Similarly, Mark Zuckerberg had unique opportunities that certainly influenced his success. First of all, Zuckerberg had roommates that were capable and willing to help him with the initial launch of Thefacebook. He knew a classmate whose father was able to introduce him to venture capitalists. Even the school Zuckerberg attended, Harvard, had resources to help students develop businesses. As Markovitz stated, “Having genius and ambition alone isn’t going to get you there. It’s really important to be lucky” (Kirkpatrick 43). Zuckerberg certainly was lucky. However, he could have had all the luck in the world, but if he was not willing to work hard, it would not have mattered a bit. He took full advantage of the unique opportunities presented to him. Zuckerberg devoted much of his time to Thefacebook, and eventually Facebook itself, to where it became his life. Furthermore, he worked hard to maintain control of his venture, instead of taking the easy way out and simply selling off the company. Even though he was still in school, Zuckerberg took the time to work on and perfect the website. It is because of all this that Zuckerberg became so successful with Facebook.

This ability to work hard is innate. Someone either has it, or they don’t. Some of the most intelligent students can have the worst grades because they do not care enough to study and lack the determination to do so. On the other hand, a less intelligent student could potentially be at the top of their class due to the amount of hard work they put in. Similarly, while opportunities play a significant role, it takes a certain type of person, someone with an excellent work ethic, in order to take advantage of the opportunities presented to them. Ebadi, even though she was able to, did not have to go to law school. Zuckerberg did not have to utilize the various connections he had. It was this unique ability of theirs to work hard that caused them to use these advantages to their benefit.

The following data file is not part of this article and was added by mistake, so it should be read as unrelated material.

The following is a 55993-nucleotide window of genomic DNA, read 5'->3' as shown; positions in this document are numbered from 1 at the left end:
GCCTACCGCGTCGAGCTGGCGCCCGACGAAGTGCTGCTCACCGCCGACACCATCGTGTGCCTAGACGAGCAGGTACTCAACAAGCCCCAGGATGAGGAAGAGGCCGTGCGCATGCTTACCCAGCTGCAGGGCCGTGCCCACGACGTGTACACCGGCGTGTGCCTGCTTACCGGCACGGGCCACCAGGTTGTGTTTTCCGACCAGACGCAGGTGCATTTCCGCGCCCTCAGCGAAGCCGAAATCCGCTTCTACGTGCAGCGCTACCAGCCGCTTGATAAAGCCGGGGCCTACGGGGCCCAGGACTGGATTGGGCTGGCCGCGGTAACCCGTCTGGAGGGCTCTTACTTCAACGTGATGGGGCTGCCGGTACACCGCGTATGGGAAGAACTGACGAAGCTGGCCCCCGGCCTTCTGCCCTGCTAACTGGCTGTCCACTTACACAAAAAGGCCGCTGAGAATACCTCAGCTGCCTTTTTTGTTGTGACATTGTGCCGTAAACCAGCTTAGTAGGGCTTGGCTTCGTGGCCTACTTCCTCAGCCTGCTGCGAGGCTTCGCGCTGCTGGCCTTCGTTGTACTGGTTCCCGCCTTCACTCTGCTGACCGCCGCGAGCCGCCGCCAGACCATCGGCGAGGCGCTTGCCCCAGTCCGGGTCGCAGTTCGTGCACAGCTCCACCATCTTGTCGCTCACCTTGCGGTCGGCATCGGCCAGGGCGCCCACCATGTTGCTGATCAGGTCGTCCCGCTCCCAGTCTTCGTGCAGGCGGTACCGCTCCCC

However, this innate trait is influenced by someone’s environment. Instead of thinking of one’s environment, which includes the community, family, and history, as a factor in and of itself, it should be thought of as being able to either limit or maximize one’s work ethic. Yet, it does not change whether someone has the ability in the first place. Ebadi’s family encouraged her to be independent and did not inhibit the work she was attempting to accomplish, therefore not limiting her in any fashion. Likewise, Zuckerberg’s family was also quite supportive. These types of environments allowed them to thrive. In Outliers, we were introduced to a genius, Christopher Langan. He is an individual that does seem to have the desire and ability to work hard, as seen by how much he read and studied as a child. However, the environment in which he grew up in, with little to no parental presence, was a limiting factor, and therefore did not reach our definition of success. The reverse can be true as well. Someone could live in a very positive and encouraging environment, however if he or she does not innately have an excellent work ethic, then no matter what the environment, he or she will not accomplish very much.

Ultimately, Gladwell and I agree on the components of what eventually leads to success. However, I view hard work as the backbone, which can be strengthened or weakened by what Gladwell describes as legacy, but do not view legacy as a determining factor. Furthermore, I concede that luck and opportunity are crucial, yet once again it takes a hard working individual to take advantage of these circumstances. Therefore, people should be able to take full credit for their own success.


Works Cited

Ebadi, Shīrīn, and Azadeh Moaveni. Iran Awakening: a Memoir of Revolution and Hope. New York: Random House, 2006.

Gladwell, M.  (2008). Outliers.  New York, NY:  Hachette Book Group, Inc.

Kirkpatrick, David. The Facebook Effect: the inside Story of the Company That Is Connecting the World. New York: Simon & Schuster, 2010.